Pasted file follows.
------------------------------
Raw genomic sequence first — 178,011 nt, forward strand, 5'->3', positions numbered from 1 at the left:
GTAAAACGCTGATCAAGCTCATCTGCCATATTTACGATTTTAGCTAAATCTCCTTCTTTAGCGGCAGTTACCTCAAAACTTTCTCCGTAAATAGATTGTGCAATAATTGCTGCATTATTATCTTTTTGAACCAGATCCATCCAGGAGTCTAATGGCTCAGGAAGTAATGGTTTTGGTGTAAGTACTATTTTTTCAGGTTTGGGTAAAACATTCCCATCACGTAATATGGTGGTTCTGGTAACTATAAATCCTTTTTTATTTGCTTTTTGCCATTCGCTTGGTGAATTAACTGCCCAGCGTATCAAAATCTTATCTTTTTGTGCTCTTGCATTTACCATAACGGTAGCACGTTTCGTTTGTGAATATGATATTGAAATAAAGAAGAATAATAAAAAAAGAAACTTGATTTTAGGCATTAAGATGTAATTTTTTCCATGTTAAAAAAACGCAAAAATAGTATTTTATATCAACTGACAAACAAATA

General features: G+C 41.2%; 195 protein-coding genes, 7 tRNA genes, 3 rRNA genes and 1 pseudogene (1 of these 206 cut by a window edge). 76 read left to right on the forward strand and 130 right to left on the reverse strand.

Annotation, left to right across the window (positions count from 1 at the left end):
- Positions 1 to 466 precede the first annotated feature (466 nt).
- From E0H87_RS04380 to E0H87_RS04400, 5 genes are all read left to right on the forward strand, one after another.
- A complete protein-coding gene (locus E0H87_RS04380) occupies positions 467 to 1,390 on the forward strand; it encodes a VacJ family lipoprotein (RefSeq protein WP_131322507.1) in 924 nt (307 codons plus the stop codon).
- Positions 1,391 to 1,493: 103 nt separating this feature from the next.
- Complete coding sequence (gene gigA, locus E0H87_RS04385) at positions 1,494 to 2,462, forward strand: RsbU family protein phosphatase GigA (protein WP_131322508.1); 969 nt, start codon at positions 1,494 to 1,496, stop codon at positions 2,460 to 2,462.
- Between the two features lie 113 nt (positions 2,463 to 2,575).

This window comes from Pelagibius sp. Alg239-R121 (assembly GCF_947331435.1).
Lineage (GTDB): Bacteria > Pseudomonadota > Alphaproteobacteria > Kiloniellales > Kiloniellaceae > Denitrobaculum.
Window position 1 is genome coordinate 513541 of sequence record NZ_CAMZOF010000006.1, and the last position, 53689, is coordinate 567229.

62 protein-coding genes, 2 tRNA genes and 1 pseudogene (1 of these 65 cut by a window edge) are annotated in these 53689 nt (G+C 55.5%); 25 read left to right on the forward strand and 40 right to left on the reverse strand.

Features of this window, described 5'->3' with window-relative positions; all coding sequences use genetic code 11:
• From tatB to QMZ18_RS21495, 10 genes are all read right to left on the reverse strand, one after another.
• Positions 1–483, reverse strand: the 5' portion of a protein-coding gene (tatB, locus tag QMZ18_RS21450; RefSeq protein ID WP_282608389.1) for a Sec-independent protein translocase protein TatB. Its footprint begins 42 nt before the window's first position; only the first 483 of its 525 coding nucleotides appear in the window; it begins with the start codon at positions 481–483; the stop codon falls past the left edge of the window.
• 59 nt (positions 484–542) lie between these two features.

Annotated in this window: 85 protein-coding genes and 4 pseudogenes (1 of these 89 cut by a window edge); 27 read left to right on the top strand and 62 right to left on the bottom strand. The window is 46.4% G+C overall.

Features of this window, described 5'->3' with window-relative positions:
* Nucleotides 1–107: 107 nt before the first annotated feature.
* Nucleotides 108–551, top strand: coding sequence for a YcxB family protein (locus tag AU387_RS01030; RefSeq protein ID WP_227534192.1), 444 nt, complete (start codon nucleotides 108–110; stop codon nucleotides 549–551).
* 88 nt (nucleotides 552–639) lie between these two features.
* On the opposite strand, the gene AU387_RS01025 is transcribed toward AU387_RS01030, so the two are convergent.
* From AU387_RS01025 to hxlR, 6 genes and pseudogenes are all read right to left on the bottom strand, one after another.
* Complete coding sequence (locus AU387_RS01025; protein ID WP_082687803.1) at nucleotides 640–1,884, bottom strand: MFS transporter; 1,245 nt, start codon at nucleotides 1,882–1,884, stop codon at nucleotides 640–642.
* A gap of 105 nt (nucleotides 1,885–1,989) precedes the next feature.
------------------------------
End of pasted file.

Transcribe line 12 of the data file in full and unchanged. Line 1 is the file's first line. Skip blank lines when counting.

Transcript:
Lineage (GTDB): Bacteria > Pseudomonadota > Alphaproteobacteria > Kiloniellales > Kiloniellaceae > Denitrobaculum.